Early life socialization aims to help normalize the weird world of sights, sounds, people, and places that dogs can encounter. The app is gamified, and owners are rewarded for seeking out and tracking their young dog’s experiences. “This feature,” Doglogbook developers explain, “can work well in conjunction with puppy preschool, or as a simple means of logging when a puppy has travelled, visited different types of environments and meet a range of people and other animals.”

When it comes to end of life decisions — the other end of the bookend — doglogbook’s value increases tenfold, in my opinion. End-of-life decisions are tough (how understated is that?), but with an app tracking well-being, it can be easier to let the dog do the talking. As dogs get older, they can show signs of normal aging, “cognitive deterioration that does not affect the day-to-day functioning of the individual,” or something more serious like canine cognitive dysfunction, where dogs experience “disorientation, altered interactions with people or other pets, sleep-wake cycle alterations, house soiling, and altered activity level.”

Quality of life assessments can highlight where a dog continues to thrive and derive enjoyment and areas where enjoyment is long gone. The ongoing tracking of health symptoms can flag anomalies or a slow decline that might be easily missed, and the app even has a special section on seizures. The resources within doglogbook prioritize dog well-being till the end. Good, doglogbook. Good.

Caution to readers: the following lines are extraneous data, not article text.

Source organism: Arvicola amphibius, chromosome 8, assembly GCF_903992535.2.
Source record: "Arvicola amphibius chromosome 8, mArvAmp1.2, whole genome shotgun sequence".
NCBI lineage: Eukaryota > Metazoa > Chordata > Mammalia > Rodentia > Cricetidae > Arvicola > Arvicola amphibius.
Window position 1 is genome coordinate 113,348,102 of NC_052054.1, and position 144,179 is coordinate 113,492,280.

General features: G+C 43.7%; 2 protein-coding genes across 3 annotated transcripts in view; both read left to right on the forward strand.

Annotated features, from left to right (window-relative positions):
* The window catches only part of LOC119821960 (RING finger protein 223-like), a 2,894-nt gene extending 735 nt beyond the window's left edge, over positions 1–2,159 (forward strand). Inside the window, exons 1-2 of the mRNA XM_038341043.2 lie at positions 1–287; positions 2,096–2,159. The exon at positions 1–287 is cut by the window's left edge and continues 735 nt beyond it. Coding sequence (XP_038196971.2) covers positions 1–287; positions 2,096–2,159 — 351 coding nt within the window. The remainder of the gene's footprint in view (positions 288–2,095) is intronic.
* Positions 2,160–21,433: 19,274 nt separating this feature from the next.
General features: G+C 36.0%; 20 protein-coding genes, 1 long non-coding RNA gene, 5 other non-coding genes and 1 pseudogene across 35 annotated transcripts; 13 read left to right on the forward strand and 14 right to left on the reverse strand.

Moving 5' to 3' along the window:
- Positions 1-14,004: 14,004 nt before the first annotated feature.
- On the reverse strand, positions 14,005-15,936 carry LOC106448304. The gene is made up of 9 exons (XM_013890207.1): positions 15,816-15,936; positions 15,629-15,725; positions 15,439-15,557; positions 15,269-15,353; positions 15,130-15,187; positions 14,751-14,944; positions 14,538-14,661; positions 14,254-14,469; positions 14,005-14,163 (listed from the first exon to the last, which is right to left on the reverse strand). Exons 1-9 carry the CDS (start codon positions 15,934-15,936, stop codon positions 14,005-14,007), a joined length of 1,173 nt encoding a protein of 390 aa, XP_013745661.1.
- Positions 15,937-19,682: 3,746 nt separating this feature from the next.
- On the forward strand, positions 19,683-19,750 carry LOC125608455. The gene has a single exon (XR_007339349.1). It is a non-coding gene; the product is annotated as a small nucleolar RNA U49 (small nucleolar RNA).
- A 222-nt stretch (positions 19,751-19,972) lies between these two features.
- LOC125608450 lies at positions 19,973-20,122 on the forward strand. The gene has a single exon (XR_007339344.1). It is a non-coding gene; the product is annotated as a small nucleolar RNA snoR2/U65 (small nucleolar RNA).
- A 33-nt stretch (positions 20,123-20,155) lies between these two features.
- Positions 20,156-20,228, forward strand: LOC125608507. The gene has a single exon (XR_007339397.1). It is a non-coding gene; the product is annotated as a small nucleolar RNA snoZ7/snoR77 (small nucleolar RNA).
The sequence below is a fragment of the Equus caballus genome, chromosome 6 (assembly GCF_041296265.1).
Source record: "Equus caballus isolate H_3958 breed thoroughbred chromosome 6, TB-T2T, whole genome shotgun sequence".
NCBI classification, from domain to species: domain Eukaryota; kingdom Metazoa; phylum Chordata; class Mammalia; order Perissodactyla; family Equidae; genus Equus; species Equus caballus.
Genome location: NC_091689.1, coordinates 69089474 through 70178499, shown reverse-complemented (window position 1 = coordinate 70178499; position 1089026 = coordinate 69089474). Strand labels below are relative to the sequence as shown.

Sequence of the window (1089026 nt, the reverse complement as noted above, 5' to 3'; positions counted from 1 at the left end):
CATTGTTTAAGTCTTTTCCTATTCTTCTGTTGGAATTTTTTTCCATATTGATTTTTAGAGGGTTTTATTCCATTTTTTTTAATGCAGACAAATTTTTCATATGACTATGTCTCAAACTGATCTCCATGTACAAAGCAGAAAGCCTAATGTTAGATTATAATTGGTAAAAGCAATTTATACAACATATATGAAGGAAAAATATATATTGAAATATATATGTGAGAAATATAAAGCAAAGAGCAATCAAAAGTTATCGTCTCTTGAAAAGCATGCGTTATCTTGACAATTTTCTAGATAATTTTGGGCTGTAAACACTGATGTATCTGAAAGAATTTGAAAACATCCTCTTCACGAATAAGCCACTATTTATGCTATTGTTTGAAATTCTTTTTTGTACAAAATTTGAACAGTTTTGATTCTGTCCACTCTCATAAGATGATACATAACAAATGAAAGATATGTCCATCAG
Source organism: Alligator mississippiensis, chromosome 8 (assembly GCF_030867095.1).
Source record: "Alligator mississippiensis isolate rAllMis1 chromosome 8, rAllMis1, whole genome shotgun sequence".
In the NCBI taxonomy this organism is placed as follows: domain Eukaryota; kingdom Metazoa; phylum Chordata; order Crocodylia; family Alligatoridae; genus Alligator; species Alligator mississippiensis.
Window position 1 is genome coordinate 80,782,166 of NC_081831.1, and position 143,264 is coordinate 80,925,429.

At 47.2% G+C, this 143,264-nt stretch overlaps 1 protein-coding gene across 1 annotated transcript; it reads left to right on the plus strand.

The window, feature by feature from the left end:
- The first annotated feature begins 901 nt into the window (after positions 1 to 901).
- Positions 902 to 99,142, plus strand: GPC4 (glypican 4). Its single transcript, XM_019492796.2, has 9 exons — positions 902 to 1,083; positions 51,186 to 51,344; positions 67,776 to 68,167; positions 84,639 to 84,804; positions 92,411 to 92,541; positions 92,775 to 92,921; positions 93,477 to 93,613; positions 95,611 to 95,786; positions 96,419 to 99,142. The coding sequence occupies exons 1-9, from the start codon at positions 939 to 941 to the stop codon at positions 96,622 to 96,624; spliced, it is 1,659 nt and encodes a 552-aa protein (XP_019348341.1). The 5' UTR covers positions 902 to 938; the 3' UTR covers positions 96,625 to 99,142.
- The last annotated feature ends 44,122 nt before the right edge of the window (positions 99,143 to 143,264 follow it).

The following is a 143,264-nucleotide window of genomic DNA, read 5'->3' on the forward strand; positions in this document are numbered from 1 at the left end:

Mia Cobb — my partner in crime at Do You Believe in Dog? (Facebook & Twitter) — and one of the doglogbook developers, describes the benefit of gathering and reviewing data on dog happiness: “Having used this app with my own young dog [Rudy] during beta testing before the global launch, it not only made looking out for his routine healthcare, or sharing his behaviors between vet consultations much easier, it has made me more mindful of what activities Rudy most enjoys. If the app can help owners consider that on a regular basis, or even prompt change in their own behavior to help their dog spend more time each week doing its favorite things, then the whole doglogbook team will feel happy that we’ve achieved our goal of helping dogs live better lives.” 

Doglogbook is available for free download from iTunes and Google App stores. To get social: Facebook, Twitter and Contact.


Landsberg GM, Hunthausen WL and Ackerman, LJ. 2003. The effects of aging on the behavior of senior pets. In: Landsberg, Hunthausen and Ackerman (eds). Handbook of Behavior Problems of the Dog and Cat, 2nd edition, 269—304.

O'Neill DG, Church DB, McGreevy PD, Thomson PC and Brodbelt DC. 2013. Longevity and mortality of owned dogs in England. The Veterinary Journal, 198, 638—643.

Salvin HE, McGreevy PD, Sachdev PS and Valenzuela MJ. 2011. Growing old gracefully—Behavioral changes associated with “successful aging” in the dog, Canis familiaris. Journal of Veterinary Behavior: Clinical Applications and Research, 6, 313–320.